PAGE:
Mumbai: The insolvency law committee on Monday recommended that the Insolvency and Bankruptcy Code (IBC) be amended to make eligibility requirements for bidders stricter and give lenders more flexibility in decision-making, said two people aware of the developments.
The panel, chaired by corporate affairs secretary Injeti Srinivas, recommended amendments to Section 29A of the IBC, which bars wilful defaulters, those with non-performing assets for over a year and people connected to these parties from bidding for stressed assets. The panel has suggested a change in the definition of connected party to include a person who along with a resolution applicant picks up an equity stake in the company facing insolvency.
“This person will be considered as connected person and won’t be eligible to bid for the assets. As per the current norms, connected persons include promoters, other key personnel and associated companies,” said one of the two people cited earlier, both of whom asked not to be named. All these recommendations are prospective in nature and will have no bearing on the ongoing cases, the people said.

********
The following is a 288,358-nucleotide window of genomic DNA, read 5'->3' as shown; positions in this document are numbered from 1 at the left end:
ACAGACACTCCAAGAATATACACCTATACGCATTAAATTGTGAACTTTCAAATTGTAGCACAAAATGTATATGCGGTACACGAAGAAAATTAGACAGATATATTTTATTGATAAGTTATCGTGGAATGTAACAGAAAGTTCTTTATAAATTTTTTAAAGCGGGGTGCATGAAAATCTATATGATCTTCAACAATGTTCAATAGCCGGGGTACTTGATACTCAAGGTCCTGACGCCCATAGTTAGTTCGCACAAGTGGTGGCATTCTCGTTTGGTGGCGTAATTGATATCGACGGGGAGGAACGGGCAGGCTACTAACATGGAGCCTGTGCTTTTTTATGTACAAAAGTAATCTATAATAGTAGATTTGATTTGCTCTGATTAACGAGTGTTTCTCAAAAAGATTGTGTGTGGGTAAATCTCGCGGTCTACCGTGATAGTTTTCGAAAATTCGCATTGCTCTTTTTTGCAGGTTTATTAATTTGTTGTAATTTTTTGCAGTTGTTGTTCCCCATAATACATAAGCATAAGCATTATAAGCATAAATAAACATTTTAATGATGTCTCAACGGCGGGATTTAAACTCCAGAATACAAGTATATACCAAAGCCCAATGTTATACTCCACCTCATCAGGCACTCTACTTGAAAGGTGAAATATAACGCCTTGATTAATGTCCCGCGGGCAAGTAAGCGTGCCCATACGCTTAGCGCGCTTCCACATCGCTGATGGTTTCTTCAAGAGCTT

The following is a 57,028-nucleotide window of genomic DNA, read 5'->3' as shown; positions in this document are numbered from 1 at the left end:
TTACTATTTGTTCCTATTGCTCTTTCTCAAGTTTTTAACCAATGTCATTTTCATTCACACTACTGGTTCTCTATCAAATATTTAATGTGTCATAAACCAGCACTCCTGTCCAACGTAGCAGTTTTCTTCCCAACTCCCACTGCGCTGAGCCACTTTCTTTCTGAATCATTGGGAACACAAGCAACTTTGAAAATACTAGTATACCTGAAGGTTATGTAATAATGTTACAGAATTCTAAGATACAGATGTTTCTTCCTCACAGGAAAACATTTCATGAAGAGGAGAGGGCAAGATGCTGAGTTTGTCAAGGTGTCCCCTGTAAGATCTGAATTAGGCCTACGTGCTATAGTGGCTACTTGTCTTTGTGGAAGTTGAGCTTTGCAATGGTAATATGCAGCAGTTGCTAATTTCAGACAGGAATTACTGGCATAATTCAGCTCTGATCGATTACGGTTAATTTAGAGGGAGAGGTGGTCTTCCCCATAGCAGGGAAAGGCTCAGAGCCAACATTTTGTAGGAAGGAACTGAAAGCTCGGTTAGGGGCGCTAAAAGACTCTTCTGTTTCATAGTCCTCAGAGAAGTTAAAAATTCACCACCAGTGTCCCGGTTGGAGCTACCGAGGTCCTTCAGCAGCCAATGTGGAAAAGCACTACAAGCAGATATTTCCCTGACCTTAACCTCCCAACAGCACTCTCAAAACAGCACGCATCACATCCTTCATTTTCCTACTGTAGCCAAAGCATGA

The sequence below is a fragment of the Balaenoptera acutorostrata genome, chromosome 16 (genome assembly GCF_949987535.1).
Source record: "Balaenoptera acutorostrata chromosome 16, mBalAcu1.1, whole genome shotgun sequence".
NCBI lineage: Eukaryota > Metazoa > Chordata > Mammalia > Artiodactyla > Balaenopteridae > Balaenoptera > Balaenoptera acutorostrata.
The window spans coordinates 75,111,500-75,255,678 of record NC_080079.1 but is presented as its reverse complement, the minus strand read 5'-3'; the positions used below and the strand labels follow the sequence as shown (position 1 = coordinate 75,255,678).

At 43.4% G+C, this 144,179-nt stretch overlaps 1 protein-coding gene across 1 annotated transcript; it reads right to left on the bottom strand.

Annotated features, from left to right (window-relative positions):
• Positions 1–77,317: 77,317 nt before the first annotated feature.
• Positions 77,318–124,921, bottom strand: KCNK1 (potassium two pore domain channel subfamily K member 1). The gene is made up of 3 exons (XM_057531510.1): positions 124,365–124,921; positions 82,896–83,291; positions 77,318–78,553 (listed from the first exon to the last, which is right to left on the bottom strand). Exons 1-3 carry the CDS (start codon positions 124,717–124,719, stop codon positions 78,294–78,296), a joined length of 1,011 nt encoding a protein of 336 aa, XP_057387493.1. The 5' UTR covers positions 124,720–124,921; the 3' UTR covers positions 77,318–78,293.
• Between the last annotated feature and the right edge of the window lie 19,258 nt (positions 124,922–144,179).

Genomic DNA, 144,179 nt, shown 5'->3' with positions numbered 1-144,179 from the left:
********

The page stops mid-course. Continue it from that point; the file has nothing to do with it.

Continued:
The panel has also recommended allowing promoters of medium, small and micro enterprises to submit resolution plans, provided they are not classified as wilful defaulters.
The panel suggested that if a financial creditor and resolution applicant are related parties, the financial creditor should recuse itself from voting on the resolution plan at the committee of creditors (CoC). However, it is eligible to submit a resolution plan.
The panel has also recommended easing rules on voting at the CoC meeting. Currently, all decisions of the CoC require approval of not less than 75% of creditors. The panel has now suggested that the requirement be relaxed to 66% of financial creditors for critical decisions and 51% in the case of routine decisions. Critical decisions have been defined as appointment or removal of resolution professional and approval or rejection of resolution plan.
The other recommendation is to bring homebuyers on a par with unsecured financial creditors, giving them a greater say in insolvency proceedings.
The panel has also suggested that creditors be allowed to initiate insolvency proceedings in cases which are undergoing winding-up petitions in a high court, provided they take the approval of the court. These recommendations, however, require parliamentary approval to come into effect.
“The prospective operation of these recommendations could have an impact on various stakeholders,” said Ramesh Vaidyanathan, managing partner at law firm Advaya Legal.livemint